The version 27-inch iMac I tested out featured an Intel 4.2GHz processor, 16GB of DDR4 RAM and discrete Raedon Pro 580 8192MB graphics card. I browsed the internet, watched 4K video and spent some time batch editing photos in Photoshop Creative Cloud and didn’t run into any performance hiccups.
It’s likely this standard but long-overdue update to the iMac line was motivated by the rise of virtual and augmented reality, two burgeoning technologies the Apple has been slow to embrace.
The most affordable 21.7-inch 4K iMac starts at $1,399 CAD and is available to order right now on Apple’s Canadian website.
Kaby Lake hits the MacBook Pro and MacBook
While those who recently bought Apple’s controversial USB-C MacBook Pro line are likely frustrated with the processor update to Kaby Lake, this rather quick hardware increase is hopefully a sign of a shift in strategy for the tech giant regarding the adoption of new processor technologies.
While I spent less time with both the 15-inch MacBook Pro and the 12-inch MacBook during my subsequent hands-on time with Apple’s new devices, the company has improved both laptops (including the 13-inch Pro model that I didn’t test out) in a number of ways when it comes to internal hardware.
It’s important to point out that in terms of design and build quality, both laptops are identical to last year’s iterations, apart from the switch to the new version of Apple’s Butterfly keyboard for the 12-inch MacBook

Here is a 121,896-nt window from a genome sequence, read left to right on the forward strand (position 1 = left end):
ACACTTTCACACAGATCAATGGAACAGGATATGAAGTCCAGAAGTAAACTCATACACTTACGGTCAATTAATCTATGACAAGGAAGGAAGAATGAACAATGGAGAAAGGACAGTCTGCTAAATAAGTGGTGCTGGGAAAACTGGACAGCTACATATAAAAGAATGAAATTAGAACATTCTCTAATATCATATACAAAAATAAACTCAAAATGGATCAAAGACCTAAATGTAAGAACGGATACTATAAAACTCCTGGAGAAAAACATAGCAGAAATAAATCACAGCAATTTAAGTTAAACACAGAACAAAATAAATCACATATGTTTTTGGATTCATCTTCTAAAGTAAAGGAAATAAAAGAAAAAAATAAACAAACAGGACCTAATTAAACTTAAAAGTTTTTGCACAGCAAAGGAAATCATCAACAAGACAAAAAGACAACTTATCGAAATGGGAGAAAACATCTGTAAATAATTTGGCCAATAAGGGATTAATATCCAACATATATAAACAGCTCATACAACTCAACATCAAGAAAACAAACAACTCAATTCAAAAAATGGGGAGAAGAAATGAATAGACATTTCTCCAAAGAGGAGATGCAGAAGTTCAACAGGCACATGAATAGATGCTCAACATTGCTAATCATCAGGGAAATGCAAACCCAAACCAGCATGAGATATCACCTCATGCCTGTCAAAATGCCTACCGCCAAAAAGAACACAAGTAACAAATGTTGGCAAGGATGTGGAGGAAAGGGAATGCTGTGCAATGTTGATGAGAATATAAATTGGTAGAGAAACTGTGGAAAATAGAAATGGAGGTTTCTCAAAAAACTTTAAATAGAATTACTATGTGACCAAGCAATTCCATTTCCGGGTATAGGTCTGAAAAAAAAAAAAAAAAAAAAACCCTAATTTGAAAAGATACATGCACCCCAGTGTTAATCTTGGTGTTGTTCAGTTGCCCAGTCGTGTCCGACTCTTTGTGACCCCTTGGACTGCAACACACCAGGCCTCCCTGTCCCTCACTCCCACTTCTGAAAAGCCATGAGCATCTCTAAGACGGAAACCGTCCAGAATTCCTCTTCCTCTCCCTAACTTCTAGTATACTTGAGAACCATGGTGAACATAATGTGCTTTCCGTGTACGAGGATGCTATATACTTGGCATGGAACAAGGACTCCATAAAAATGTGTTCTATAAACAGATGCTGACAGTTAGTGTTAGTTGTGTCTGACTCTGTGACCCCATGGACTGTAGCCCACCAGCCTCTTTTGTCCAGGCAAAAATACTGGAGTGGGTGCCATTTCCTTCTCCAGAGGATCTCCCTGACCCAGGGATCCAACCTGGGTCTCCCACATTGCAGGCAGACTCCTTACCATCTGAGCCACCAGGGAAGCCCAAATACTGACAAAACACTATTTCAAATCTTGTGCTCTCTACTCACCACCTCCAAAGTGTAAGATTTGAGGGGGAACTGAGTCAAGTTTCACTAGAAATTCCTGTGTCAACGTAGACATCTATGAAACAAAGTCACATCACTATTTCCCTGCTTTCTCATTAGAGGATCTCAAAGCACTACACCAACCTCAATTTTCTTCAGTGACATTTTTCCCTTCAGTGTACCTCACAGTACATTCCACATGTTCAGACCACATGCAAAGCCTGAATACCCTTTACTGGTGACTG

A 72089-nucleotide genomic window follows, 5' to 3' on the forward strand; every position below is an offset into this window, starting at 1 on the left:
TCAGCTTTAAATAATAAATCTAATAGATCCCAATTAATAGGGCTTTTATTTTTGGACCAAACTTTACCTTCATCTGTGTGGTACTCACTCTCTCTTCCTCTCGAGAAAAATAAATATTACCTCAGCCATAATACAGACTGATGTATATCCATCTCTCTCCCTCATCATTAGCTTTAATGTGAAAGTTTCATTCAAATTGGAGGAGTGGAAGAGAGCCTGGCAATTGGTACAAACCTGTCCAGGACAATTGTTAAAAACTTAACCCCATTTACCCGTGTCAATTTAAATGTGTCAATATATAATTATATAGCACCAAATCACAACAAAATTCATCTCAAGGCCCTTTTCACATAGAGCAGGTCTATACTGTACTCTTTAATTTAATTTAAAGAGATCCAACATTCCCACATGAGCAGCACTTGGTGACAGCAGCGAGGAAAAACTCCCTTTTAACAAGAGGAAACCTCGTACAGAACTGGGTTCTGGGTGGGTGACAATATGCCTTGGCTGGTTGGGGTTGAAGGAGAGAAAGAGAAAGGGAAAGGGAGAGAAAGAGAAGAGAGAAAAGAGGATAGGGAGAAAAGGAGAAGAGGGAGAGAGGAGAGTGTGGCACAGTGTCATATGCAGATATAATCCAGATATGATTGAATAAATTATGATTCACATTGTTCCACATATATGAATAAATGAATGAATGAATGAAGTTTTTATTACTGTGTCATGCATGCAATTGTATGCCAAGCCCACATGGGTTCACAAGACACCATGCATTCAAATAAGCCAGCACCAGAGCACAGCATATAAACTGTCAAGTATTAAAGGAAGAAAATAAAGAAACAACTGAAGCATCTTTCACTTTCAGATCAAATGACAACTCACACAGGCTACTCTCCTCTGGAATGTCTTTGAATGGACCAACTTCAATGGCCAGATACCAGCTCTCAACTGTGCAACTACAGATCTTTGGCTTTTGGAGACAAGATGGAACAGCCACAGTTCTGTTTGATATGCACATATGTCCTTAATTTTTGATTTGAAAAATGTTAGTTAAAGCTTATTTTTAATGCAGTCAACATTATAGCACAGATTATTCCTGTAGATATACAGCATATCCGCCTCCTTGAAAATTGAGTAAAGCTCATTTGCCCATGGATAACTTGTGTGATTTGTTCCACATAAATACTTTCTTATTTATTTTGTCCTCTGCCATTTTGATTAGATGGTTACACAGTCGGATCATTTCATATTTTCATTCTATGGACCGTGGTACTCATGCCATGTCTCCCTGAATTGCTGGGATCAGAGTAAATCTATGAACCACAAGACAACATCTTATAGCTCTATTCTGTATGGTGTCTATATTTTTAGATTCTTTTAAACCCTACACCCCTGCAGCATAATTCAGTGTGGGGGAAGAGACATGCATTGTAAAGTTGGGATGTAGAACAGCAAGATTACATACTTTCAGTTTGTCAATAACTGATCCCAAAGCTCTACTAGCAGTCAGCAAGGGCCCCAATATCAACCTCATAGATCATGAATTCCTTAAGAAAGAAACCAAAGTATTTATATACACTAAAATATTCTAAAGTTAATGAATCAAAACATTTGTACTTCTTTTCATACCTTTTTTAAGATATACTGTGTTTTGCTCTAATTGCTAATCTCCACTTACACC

The more interesting move here, however, is that the 15-inch MacBook Pro with Touch Bar now offers Radeon discrete graphics in both its iterations, a shift from last year’s model.
Similar to the iMac, I tested out Photoshop, browsed the internet and watched 4K video with the 15-inch MacBook Pro and didn’t run instances of lag I sometimes experience with the 13-inch MacBook Pro I’ve been using for the last few months.
The 12-inch MacBook on the other hand, is a device I’ve criticized in the past for not being powerful enough for my purposes. The addition of Kaby Lake architecture, which means the 12-inch MacBook now supports up to a 1.4 GHz Core i7 processor with Turbo Boost up to 3.6 GHz, coupled with up to 16GB of RAM, results in Apple’s smallest laptop packing significantly more power. In the brief amount of time I spent with the device, I didn’t run into any instances of slowdown and this isn’t something I was able to say about the previous iteration.
The new MacBooks are available online in the Apple Store now. The 13-inch non-Touch Bar MacBook Pro with two Thunderbolt 3 ports starts at $1,729, while the 13-inch MacBook Pro with Touch Bar begins at $2,399 CAD. The core i5 Kaby Lake 12-inch MacBook starts at $1,729. It’s also worth noting that the SSD drives across Apple’s entire MacBook line have been updated, as well.
Overall, Apple’s update to the MacBook line indicate that the company is committed updating its hardware more frequently — the same can be said about its long overdue internal update to the iMac.
In terms of the MacBook, however, the spec boost doesn’t address issues related to USB-C and the inevitable #donglelife or the lack of software available for the Touch Bar. It’s also still in clear if the update to Kaby Lake fixes the MacBook Pro line’s frustrating battery life related issues, though Apple claims the laptop is capable of getting roughly one additional hour of power.